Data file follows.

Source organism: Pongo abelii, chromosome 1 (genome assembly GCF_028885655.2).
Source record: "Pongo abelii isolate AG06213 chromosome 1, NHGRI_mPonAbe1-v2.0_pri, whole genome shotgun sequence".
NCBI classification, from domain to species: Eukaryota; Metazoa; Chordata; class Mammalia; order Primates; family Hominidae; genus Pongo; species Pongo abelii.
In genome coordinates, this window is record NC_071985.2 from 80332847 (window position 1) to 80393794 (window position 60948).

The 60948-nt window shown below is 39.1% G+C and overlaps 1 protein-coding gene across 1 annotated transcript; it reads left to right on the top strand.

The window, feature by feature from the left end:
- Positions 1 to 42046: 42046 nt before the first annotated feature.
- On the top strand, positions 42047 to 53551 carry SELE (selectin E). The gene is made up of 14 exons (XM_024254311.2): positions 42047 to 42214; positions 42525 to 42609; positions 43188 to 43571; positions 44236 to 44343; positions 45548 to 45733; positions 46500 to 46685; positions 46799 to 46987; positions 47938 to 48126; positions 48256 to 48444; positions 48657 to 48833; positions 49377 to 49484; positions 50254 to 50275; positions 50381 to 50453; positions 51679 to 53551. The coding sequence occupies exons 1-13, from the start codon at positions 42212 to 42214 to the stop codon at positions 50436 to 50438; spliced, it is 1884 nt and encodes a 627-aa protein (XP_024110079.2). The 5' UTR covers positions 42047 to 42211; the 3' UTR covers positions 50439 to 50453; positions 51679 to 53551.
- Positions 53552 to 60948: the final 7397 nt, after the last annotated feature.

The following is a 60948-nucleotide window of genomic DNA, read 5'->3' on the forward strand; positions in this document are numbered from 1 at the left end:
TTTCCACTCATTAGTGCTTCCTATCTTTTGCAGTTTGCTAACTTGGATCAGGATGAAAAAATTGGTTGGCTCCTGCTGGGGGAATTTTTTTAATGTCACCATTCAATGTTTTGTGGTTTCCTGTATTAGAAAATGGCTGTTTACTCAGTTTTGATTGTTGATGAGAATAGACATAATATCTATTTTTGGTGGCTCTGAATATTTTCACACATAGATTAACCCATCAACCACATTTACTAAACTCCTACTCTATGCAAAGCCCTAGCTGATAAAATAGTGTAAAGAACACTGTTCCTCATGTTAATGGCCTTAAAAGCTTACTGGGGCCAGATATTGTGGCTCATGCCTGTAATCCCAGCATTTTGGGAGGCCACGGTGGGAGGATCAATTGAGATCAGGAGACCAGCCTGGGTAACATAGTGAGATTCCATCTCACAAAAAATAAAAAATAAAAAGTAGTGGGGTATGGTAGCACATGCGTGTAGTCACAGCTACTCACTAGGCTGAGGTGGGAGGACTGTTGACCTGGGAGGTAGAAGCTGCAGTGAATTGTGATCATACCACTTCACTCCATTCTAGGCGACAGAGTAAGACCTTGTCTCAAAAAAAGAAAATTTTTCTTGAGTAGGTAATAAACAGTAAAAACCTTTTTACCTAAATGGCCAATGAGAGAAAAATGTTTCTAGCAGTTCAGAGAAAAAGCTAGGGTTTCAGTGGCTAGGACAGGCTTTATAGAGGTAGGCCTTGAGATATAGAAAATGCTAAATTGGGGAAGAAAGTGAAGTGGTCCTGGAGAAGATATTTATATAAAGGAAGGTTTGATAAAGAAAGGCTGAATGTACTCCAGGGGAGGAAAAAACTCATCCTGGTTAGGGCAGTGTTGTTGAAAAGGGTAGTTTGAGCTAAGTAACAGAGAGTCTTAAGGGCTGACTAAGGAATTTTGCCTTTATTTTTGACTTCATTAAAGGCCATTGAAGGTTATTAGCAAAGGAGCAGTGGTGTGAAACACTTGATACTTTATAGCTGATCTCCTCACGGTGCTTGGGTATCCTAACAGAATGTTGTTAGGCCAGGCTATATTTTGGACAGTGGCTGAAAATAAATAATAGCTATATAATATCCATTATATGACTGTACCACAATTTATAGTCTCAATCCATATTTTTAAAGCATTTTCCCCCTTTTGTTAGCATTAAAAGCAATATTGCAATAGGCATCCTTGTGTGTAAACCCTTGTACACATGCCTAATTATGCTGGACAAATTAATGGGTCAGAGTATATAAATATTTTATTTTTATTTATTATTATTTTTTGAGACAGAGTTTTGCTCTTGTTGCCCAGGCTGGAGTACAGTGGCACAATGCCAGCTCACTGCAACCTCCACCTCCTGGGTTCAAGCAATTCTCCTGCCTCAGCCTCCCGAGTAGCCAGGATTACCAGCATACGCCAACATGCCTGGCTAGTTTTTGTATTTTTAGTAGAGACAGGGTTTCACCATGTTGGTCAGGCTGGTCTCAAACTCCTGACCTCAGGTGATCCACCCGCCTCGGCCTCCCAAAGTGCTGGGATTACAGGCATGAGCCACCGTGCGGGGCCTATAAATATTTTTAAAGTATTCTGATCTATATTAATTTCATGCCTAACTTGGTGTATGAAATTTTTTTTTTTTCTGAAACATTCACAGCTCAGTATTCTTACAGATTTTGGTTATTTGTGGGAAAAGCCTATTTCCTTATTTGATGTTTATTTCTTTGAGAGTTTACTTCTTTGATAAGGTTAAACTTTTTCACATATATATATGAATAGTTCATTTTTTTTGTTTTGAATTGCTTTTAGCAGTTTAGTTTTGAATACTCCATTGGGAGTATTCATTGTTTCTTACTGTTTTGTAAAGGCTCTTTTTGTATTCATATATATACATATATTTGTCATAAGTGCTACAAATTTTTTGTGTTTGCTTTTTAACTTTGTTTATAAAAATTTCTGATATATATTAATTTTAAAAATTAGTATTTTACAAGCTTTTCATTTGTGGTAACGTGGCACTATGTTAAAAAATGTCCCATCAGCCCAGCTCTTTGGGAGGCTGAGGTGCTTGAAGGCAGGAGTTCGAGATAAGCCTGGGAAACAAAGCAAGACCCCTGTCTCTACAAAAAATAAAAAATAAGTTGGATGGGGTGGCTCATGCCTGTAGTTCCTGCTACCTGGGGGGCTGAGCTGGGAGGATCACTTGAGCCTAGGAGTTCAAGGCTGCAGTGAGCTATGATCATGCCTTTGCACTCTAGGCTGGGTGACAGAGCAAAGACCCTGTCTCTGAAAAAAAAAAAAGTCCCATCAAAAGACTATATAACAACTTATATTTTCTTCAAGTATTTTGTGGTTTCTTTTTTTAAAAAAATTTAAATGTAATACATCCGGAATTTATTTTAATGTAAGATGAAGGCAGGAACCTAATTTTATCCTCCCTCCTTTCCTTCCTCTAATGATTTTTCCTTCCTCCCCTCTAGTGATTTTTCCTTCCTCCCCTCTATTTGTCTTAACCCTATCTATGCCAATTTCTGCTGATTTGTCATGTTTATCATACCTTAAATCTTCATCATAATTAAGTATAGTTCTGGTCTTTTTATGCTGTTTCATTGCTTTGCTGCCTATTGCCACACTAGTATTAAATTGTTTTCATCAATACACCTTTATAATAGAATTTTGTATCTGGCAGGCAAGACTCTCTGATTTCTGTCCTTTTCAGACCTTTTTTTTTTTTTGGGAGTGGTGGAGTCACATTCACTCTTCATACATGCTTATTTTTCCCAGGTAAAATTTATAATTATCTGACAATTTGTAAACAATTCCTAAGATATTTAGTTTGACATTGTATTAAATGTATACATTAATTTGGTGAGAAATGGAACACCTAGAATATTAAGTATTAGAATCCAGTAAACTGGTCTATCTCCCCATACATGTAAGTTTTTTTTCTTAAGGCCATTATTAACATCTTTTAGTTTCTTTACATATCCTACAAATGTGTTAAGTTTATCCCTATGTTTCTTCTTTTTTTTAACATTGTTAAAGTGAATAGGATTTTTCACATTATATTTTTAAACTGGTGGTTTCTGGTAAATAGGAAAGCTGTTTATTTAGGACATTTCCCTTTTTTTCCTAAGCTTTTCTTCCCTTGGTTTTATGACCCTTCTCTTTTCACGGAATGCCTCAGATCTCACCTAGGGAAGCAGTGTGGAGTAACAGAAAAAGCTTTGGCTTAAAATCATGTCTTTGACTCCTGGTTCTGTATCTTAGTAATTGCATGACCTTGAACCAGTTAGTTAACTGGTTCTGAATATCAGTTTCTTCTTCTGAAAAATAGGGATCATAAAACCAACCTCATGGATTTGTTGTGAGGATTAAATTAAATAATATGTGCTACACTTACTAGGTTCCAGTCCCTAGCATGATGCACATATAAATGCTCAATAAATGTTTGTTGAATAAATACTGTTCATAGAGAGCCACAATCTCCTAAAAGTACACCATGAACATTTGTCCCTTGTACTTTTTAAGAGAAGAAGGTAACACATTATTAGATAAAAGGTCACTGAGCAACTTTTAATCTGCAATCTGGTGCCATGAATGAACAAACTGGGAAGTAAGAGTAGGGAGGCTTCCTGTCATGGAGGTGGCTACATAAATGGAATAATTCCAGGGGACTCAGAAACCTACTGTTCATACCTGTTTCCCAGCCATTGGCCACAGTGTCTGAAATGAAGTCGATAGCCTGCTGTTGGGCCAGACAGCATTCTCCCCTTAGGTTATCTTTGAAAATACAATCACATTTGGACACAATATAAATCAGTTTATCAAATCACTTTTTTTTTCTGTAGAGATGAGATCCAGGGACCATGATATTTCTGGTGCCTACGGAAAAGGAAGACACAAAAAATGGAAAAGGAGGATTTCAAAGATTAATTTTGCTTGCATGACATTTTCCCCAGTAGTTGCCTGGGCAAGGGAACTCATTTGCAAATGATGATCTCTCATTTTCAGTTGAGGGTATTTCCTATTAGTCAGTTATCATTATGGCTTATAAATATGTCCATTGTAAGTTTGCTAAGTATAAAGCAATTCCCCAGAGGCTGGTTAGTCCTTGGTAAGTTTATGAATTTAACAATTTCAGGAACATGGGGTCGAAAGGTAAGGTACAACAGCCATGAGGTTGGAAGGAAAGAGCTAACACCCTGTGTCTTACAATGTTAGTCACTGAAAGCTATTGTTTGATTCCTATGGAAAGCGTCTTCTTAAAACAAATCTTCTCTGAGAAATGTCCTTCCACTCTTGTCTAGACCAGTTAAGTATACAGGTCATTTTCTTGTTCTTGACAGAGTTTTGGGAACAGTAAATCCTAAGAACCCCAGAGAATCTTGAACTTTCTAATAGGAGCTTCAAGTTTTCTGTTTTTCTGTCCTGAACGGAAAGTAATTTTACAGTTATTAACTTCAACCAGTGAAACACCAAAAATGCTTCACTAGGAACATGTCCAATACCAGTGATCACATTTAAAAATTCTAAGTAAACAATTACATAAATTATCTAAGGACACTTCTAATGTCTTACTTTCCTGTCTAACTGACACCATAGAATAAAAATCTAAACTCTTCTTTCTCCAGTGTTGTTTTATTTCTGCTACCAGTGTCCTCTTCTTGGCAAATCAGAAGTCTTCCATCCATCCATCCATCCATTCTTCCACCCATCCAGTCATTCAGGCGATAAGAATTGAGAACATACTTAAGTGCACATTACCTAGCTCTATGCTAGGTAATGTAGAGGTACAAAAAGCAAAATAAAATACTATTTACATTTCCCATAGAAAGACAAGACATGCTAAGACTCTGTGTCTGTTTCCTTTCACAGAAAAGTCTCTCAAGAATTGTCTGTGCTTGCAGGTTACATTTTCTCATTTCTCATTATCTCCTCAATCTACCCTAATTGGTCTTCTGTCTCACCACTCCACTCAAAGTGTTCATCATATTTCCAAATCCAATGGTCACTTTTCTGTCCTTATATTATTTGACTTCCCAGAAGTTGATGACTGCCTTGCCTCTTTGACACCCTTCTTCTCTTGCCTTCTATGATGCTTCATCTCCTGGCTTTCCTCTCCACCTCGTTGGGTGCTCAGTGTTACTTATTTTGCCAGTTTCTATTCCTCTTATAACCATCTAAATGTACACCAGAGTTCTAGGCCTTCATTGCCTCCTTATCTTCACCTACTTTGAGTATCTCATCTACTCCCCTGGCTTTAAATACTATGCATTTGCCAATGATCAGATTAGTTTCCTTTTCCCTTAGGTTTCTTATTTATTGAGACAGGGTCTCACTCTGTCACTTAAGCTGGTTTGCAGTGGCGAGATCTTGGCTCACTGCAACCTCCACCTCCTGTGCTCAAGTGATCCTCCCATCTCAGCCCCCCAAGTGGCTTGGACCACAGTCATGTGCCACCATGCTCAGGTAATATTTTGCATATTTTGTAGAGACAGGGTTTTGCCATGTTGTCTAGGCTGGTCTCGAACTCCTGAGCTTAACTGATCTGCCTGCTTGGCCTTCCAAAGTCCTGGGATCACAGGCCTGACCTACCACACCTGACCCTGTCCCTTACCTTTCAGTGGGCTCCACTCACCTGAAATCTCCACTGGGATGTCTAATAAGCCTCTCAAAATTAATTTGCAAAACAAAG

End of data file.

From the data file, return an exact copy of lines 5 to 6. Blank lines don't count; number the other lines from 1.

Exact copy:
The 60948-nt window shown below is 39.1% G+C and overlaps 1 protein-coding gene across 1 annotated transcript; it reads left to right on the top strand.

The window, feature by feature from the left end: